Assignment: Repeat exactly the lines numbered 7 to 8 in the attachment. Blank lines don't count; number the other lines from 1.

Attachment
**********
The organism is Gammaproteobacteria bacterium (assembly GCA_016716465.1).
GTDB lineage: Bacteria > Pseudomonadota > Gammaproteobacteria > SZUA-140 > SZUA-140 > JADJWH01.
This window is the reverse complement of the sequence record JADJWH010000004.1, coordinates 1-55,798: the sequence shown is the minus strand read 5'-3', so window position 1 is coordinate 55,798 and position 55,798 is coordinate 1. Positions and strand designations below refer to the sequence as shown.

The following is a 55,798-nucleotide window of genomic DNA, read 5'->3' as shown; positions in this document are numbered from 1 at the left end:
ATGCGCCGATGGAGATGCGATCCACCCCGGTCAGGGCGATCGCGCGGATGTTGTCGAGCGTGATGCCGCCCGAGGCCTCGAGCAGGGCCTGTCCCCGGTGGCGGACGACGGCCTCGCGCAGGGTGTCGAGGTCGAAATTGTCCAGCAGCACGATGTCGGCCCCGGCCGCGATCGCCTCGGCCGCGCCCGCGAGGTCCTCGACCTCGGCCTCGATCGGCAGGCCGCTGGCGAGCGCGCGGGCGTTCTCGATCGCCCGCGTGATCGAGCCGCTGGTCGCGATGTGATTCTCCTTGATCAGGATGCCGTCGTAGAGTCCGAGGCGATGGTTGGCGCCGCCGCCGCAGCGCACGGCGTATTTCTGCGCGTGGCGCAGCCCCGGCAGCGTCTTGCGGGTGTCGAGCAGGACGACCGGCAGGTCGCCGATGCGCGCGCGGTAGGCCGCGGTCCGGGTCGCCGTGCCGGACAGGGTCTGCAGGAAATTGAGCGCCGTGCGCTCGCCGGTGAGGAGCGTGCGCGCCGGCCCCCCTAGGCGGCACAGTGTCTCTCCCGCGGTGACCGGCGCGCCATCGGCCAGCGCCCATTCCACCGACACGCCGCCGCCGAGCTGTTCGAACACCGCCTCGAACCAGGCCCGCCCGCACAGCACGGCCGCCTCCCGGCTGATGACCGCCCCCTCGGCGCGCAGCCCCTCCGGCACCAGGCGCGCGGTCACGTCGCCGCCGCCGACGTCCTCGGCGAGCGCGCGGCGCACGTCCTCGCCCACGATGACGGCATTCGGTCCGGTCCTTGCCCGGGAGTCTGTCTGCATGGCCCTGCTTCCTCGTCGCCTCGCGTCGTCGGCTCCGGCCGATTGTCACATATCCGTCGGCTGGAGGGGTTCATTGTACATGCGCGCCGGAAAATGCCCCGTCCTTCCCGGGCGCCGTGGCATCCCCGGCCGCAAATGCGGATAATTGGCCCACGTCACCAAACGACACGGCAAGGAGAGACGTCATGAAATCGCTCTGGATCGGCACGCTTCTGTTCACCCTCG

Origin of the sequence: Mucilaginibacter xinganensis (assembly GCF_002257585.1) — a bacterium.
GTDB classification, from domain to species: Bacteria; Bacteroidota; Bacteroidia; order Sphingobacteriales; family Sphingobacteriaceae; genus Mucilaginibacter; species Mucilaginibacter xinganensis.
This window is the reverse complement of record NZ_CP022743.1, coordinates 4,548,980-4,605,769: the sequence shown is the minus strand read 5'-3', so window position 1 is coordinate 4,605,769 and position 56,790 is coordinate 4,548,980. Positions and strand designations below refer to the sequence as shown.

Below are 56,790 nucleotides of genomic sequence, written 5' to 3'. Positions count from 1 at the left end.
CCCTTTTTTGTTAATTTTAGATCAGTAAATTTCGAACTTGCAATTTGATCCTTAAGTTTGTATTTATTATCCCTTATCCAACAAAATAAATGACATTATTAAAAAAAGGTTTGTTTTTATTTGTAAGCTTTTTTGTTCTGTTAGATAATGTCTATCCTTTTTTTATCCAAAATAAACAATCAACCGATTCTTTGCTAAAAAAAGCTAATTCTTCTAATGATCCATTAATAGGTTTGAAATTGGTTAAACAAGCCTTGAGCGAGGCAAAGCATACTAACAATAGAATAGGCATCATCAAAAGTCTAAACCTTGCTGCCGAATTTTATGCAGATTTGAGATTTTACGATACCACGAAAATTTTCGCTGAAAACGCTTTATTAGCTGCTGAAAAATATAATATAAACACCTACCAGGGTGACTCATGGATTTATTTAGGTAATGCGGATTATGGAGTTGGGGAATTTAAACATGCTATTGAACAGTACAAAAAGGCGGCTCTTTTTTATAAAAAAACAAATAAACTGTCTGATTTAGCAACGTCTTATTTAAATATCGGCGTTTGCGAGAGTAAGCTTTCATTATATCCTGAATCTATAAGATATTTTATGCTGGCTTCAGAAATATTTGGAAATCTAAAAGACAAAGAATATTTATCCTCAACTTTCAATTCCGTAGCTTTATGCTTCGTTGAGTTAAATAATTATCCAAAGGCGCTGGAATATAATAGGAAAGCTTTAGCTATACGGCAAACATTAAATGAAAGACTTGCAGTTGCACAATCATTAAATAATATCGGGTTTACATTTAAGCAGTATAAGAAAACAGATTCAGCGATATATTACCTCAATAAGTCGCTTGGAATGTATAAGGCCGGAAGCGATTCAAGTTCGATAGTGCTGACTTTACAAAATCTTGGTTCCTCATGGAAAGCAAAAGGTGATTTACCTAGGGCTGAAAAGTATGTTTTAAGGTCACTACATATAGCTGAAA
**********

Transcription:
GTDB classification, from domain to species: Bacteria; Bacteroidota; Bacteroidia; order Sphingobacteriales; family Sphingobacteriaceae; genus Mucilaginibacter; species Mucilaginibacter xinganensis.
This window is the reverse complement of record NZ_CP022743.1, coordinates 4,548,980-4,605,769: the sequence shown is the minus strand read 5'-3', so window position 1 is coordinate 4,605,769 and position 56,790 is coordinate 4,548,980. Positions and strand designations below refer to the sequence as shown.